Sunday, June 16, 2013

Reducing Food Waste in your Household

The amount of food wasted in America is staggering. As this infographic shows, a report from the NRDC found that around 40% of food produced in the US is wasted. While some of this waste is at the production and shipping level, we as consumers are guilty of wasting tons of food too, and that also means a hit to our wallets. We might as well be throwing money out the window. But with a conscious effort you can greatly reduce food waste and perhaps even eliminate the fridge haunted with unrecognizable new subspecies that evolved out of the forgotten organic strawberries at the bottom of your produce drawer.

Utilize Your Freezer

Many food items may be frozen to prolong their shelf life. Keeping freezer labels and containers on hand make it easier to freeze foods that are in danger of not being used up before they go bad. Some of the things I throw in my freezer are ripe bananas I'm not going to eat before they go mushy. I use these in smoothies. I open up a jar of spaghetti sauce and only use part of it to make a nice homemade pizza. Instead of sticking it in the refrigerator where it will be forgotten I take a sharpie marker, write the date on it, and stick the jar in the freezer. Same with broths and canned pumpkin. Other items that can be frozen include cookie dough, leftover pancakes and waffles, pasta, homemade pies, breads, and excess mashed potatoes. You can even freeze milk and buttermilk, though I've never tried it. 

Like I mentioned in my last post, I also freeze my fresh ginger. It seems like my ginger always shrivels up or starts growing before I can use it all up. I also find that grating frozen ginger is a lot easier than grating the fresh root.

Dry It Out, Preserve It

Make homemade banana chips, dried apples, etc. You can also make fruit leather from home. While it is more efficient, you don't need a food dehydrator. You can use your oven at a low temperature. Here is a good link to making dried cherries, but all fruit can be dried using the same procedure. The time involved may very depending on the juiciness of the fruit. How to Dry Fruit in the Oven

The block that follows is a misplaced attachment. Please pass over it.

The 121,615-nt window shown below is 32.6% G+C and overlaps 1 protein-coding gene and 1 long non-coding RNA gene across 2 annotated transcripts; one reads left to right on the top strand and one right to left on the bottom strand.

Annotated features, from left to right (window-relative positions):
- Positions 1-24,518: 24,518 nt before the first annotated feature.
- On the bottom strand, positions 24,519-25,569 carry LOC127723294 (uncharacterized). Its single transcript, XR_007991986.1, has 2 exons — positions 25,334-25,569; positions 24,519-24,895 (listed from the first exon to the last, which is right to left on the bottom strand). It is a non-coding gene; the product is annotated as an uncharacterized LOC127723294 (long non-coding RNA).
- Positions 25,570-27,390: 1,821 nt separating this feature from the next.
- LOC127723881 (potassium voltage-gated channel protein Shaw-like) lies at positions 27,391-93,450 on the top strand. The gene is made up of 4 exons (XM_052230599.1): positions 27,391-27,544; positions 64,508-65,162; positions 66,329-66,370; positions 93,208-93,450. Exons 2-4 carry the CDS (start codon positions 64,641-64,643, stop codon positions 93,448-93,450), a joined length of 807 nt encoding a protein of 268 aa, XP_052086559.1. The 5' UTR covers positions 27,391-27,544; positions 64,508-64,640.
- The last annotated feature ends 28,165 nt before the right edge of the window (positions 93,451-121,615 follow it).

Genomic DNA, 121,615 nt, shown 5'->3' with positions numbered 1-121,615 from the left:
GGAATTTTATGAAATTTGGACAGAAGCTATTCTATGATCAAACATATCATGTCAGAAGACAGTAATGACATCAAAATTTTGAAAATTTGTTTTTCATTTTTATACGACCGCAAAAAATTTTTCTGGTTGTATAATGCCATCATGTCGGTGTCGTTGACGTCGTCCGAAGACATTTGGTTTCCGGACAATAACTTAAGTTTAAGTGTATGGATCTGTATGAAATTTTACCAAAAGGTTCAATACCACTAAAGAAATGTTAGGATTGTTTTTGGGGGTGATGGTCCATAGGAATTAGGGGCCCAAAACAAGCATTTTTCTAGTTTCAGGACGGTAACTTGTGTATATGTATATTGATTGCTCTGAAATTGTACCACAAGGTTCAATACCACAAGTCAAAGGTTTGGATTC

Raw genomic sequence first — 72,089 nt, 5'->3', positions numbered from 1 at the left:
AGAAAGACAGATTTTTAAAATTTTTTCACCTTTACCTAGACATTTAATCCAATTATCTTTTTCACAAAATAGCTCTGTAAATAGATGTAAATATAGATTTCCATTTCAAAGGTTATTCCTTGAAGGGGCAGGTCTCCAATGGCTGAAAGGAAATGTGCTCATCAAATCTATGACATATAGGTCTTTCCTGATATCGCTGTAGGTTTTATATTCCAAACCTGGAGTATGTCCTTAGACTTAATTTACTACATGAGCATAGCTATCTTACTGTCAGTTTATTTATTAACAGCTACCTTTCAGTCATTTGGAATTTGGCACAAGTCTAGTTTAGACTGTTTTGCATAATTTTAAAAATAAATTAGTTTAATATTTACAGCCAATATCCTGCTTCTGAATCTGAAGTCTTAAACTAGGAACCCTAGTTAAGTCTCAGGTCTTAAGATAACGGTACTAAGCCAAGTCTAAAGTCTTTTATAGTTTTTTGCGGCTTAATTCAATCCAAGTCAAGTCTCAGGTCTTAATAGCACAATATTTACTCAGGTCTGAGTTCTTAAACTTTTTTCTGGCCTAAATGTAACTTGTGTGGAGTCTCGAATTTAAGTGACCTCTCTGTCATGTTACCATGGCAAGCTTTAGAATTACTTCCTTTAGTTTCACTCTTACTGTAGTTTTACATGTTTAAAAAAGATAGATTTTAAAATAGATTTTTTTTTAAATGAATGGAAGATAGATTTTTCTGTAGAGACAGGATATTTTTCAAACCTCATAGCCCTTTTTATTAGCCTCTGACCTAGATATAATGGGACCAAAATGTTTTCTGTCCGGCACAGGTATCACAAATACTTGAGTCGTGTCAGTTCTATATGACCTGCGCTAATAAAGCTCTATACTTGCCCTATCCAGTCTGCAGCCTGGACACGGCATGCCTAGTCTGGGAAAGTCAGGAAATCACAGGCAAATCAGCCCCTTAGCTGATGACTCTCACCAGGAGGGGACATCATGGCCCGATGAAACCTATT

If you have an excess of herbs growing in your garden or you bought fresh from the store or local farmers market and can't use it all up you can dry it and use it later simply by tying a string around the plant cuttings like tying a tiny bouquet. Then simply hang upside down in a warm dry place until the herbs have dried. To keep the leaves clean and dust free you may place a paper bag over the bundle before tying.

Know how to Store it Properly

Store onions, potatoes, and winter squash in a cool, dark, dry place. Produce like cabbage, lettuce, carrots, and beets should be stored in a cold, moist environment. I will even take carrot sticks and place them in a container with cold water to keep them crisp. If you don't eat them quickly, you will need to change out the water periodically. Cucumbers, peppers, and eggplant can actually be stored in a cool spot in your kitchen and should not be refrigerated long term.

Buy Only What You Need

I know sometimes it is tempting to buy the larger can of whole olives because they are cheaper per ounce, but if I only need enough sliced olives to put on a homemade pizza and I stick those left over olives in my refrigerator they are in danger of getting lost at the back behind the milk and juice. I will find them sometime later stewing in their brine and end up tossing them because of their questionable state. So I buy the small can of sliced olives, use them up, and recycle the can. I have saved nothing if I buy the larger, cheaper by the ounce, can if I end up throwing a third of them away. That goes with any ingredient you use infrequently. If you can't freeze it or somehow preserve it after using what you need, then avoid the larger quantities no matter how cheap it may seem.


About the only things you can't compost are dairy products, raw eggs, and meat products. Anything else is a go, fruit rinds, eggshells, coffee grounds, your wilted salad, moldy bread. Many urban backyards now have compost bins and a lot of cities are even incorporating compost centers and picking up grass clippings and food waste. There are many plans on the internet for DIY compost bins or you can pick one up at your local gardening or hardware store. 

Leftover Night

When we start having a build up of leftovers in the fridge we have leftover night (remember that scene in The Incredibles?). Just like Mrs. Incredible, I pull out all the options and everyone chooses what they want for dinner. On to the plate and into the microwave it goes. Voila! I don't have to cook, everyone is fed, and I have kept our food waste down.

What are ways you reduce food waste in your family?

copyright Disney Pixar  2004

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